The Pride of U2

u2-2015-illustration

Fantastic article on Grantland from Steven Hyden about the legendary career of U2 – and the army of haters and challenges of being relevant in our modern world.

“I do feel part of a different world where we used to see albums come out, we used to see tracks going to radio and those albums would become more and more popular,” Adam Clayton told Hyden. “This new way, I don’t really understand. We’re [part of] a generation that no longer gets music the way we like to listen. Does that mean that everyone else that’s getting their music in a different way is not getting as intense of an experience? I don’t really know the answer to that.

“I think, sadly, what we’re seeing happen is, albums as collections of music had a cultural significance that told a story and connected people, [and] now have social media filling that role. Music no longer has that social or political place in the community. It’s become a novelty and a soundtrack because I don’t think there’s any real invested loyalty anymore. It’s a different relationship.”

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No band is as loved or as despised, which is its own kind of relevance. The sellouts for the Innocence + Experience tour speak for themselves — consider that U2 can choose to not play stadiums. Meanwhile, the haters have found solace in the echo chamber of social media, where U2 is yet another amorphous, mainstream, and terminally uncool target, the Two and a Half Men of rock bands.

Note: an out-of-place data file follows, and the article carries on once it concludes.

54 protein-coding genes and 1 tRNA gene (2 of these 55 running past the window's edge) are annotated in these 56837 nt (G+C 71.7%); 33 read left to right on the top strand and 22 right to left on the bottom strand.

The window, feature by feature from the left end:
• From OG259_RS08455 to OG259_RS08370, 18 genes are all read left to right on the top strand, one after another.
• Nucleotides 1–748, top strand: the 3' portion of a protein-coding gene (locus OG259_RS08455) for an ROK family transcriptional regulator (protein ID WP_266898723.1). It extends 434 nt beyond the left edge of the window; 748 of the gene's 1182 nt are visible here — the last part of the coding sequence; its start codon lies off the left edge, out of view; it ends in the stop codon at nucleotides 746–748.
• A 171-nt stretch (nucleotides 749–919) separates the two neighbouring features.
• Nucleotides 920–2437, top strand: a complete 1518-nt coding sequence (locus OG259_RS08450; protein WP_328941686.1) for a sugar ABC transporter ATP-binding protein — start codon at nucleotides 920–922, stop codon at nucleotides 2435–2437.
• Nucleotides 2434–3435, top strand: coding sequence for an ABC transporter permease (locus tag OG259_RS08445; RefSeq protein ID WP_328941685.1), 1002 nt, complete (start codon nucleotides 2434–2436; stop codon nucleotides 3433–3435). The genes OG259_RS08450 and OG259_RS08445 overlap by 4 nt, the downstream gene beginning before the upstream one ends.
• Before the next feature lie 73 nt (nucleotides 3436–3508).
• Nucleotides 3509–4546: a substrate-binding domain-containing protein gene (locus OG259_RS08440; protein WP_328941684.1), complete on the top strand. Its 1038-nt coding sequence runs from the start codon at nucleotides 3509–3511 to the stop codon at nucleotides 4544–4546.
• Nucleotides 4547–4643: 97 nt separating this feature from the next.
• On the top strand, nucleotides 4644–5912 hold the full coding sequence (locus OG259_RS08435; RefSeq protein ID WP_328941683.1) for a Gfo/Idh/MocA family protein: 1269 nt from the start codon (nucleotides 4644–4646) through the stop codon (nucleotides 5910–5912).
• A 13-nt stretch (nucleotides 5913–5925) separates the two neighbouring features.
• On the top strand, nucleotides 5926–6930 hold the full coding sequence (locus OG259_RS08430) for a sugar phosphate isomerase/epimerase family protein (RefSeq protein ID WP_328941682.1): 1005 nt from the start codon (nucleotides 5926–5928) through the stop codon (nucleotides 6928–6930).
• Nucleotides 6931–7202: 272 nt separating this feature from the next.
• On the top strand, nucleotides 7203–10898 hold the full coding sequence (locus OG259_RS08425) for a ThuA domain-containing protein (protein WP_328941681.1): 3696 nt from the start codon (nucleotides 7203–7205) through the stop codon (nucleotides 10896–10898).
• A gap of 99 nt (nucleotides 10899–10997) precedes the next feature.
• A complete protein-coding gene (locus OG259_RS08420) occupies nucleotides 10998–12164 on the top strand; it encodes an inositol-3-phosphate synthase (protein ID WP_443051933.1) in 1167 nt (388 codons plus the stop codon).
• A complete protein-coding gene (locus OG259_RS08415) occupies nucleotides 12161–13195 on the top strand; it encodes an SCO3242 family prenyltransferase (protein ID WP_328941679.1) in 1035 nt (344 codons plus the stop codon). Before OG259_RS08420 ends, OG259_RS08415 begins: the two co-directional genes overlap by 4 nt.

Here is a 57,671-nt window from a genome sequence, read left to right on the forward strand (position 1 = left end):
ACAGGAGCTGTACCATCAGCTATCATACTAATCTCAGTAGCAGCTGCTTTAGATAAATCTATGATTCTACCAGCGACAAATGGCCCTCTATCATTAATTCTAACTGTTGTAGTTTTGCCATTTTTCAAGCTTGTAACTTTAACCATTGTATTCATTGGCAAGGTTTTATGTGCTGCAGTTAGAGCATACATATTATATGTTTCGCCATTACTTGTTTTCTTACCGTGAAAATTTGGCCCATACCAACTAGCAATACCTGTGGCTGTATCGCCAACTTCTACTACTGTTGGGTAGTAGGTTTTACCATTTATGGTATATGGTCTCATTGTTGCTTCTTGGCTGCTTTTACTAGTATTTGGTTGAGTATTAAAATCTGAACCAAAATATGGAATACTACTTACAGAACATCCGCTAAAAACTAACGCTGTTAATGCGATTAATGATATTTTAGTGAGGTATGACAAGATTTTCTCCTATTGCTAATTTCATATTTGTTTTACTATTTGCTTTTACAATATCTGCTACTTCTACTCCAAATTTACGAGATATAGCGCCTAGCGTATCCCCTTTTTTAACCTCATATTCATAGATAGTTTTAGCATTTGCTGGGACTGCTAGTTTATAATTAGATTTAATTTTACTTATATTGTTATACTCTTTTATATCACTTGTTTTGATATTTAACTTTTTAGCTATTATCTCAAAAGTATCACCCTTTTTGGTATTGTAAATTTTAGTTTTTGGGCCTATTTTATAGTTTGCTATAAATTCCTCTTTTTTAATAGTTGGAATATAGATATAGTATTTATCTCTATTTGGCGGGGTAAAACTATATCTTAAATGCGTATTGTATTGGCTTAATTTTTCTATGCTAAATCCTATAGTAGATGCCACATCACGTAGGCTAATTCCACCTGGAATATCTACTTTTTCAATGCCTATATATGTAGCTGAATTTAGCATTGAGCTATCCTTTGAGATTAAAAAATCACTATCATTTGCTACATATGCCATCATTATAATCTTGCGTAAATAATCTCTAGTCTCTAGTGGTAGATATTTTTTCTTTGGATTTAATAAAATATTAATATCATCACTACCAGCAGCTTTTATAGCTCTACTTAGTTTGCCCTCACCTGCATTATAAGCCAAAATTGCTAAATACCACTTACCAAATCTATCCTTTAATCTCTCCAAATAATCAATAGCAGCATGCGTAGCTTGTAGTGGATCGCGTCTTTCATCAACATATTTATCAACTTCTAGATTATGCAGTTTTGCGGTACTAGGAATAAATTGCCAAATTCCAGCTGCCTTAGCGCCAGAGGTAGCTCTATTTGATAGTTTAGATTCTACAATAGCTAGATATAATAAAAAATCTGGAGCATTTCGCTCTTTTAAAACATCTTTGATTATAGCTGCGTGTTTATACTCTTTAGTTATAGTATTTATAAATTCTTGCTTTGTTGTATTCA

When Songs of Innocence arrived uninvited on everyone’s phones in September, millions of comically exaggerated, quasi-outraged hot takes flooded the Internet. This tweet by the English writer Warren Ellis typifies the tone: “Apple owes me an iPhone, because I had to purify this one with fire after finding a U2 album on it.” Even for people inclined to cut U2 some slack, like Jim James of My Morning Jacket, it was a little much.

“You can’t not hear U2, they fucking put it on your phone,” James said. “I can’t go five minutes without hearing them in the world. When a band’s that giant, it’s easy for indie rock kids to hate U2.”

Read entire article HERE.

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